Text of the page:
Land Cover Classification with eo-learn: Part 2
Going from Data to Predictions in the Comfort of Your Laptop
The second part of the blog series on land use and land cover classification with eo-learn is out! This part picks up from the first one, where we presented a basic approach towards the following:
- Splitting the area of interest (AOI) into EOPatches
- Obtaining Sentinel-2 image data and cloud masks
- Calculating additional information such as normalised difference vegetation index (NDVI), normalised difference water index (NDWI), euclidean norm of the included bands (NORM), etc.
- Adding the raster reference data to EOPatches from vector data
In addition, we explored the data in order to be more familiar with it, which is very important before actually diving into the machine learning (ML) part. The above tasks were accompanied by an example in the Jupyter Notebook format, which has now been updated to account for the material presented in this blog. We strongly suggest that you take another look at the first blog post and refresh your memory of what has been covered there.
In this part, we focus on the remainder of the data preparation, as well as the training of a machine learning classifier and making some predictions of the land cover in Slovenia for the year 2017.
Preparing the Data
The actual machine learning part in the whole processing pipeline is very small compared to the whole workflow. The majority of the work consists of data cleaning, data manipulation, and data reshaping, in order to obtain seamless usage with a machine learning classifier. The data preparation part is done in the steps described below.
Cloudy Scene Filtering
Clouds are objects which generally occur at scales larger than our average EOPatch (1000 x 1000 px at 10 m resolution). This means that a randomly observed area can be completely covered by clouds on certain dates. Such frames contain no valuable information and only consume resources, so we discard them by calculating the ratio of valid pixels and setting a threshold. Valid pixels are all pixels which are not classified as clouds and are located inside the satellite swath (what the satellite “sees”). Note that we do not use satellite scenes’ cloud coverage meta-data since those are calculated on the tile level (S2 tile size is 10980 x 10980 pixels, around 110 x 110 km²) and are thus mostly irrelevant for the specific AOI. For the cloud detection, we use the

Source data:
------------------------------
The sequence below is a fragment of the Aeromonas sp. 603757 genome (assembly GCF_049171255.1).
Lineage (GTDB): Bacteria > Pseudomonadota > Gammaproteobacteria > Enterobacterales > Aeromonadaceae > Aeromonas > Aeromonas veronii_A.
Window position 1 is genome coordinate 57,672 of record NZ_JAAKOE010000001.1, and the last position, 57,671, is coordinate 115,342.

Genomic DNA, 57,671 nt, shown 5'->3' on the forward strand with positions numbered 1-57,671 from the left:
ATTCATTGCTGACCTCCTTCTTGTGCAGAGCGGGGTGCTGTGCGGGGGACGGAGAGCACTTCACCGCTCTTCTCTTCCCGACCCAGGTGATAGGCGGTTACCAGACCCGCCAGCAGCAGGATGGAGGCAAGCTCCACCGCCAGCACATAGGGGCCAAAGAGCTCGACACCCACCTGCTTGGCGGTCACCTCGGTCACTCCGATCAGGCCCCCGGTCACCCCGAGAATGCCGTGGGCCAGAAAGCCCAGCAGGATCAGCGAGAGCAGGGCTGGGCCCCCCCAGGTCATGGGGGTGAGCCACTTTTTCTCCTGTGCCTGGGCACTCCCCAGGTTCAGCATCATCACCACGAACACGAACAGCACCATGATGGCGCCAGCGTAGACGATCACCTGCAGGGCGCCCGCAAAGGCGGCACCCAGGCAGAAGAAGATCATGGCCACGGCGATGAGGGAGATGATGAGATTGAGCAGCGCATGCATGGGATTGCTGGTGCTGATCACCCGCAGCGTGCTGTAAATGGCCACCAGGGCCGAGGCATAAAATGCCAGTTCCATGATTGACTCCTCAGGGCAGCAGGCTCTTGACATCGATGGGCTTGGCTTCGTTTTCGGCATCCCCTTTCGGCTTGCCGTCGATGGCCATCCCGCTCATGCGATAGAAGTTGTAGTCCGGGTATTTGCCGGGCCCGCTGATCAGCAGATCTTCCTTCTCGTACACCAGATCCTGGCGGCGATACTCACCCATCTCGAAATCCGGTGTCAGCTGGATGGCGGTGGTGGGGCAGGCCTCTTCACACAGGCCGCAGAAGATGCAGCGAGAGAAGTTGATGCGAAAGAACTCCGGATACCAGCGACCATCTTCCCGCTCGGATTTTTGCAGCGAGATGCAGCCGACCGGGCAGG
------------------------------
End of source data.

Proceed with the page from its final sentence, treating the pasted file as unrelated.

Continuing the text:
s2cloudless algorithm to get actual cloudy pixels.
In our example notebook, the threshold is set to 0.8, so only time frames with a valid coverage ratio larger than 80 % are selected. This may seem like a pretty high threshold, but since cloud coverage is not so problematic in our selected area of interest, we can afford to do this. However, this step does not generalise well for all locations, as some of them can be cloudy for the better part of the year.
Temporal Interpolation of Pixels
Due to non-constant acquisition dates of the satellites and irregular weather conditions, missing data is very common in the field of EO. One way to tackle this problem is to apply the mask of valid pixels (defined in the previous step) and interpolate the values in order to “fill the gaps”. After the interpolation process, pixel values at uniform or non-uniform dates can be evaluated to unify the dates among all the EOPatches. In this example, we apply the linear interpolation method, but other methods are also applicable and already implemented in
Temporal information is very important in land cover classification and even more so in crop type classification. This is due to the fact that a lot of information about the land cover is embedded in the temporal evolution of the land. For example, looking at interpolated values of the NDVI, one can see in the image below that the values for the forest and cultivated land type peak in spring/summer and drop in autumn/winter, while for the water and artificial surface type these values remain mostly unchanged throughout the year. The artificial surface type has slightly larger values of NDVI and, to some extent, mimics the temporal evolution of vegetated lands due to the fact that urban areas often consist of trees and small parks. Additionally, due to the resolution effects, pixel values can consist of combined spectral responses from several different land cover types.
Negative Buffer Application
While the 10 m resolution of the Sentinel-2 satellites is good enough for a wide spectrum of applications, the effects of objects smaller than that are noticeable. Such examples are borders between different types of land cover, where the values of the pixels contain signatures from both neighbouring types but are assigned to only one of the two classes in the reference map. This introduces noise when training the classifier and lowers the accuracy of the classifier in the prediction step. Additionally, road networks or other objects with a width of 1 px, which are defined in the reference map, are not easily recognisable from the image data. We apply a negative buffer of the size 1 px to the reference map, virtually eliminating the majority of such cases. The reference map used here is the same one as introduced in the first blog post. A part of it can be seen in the image below for the case before/after applying the negative buffer.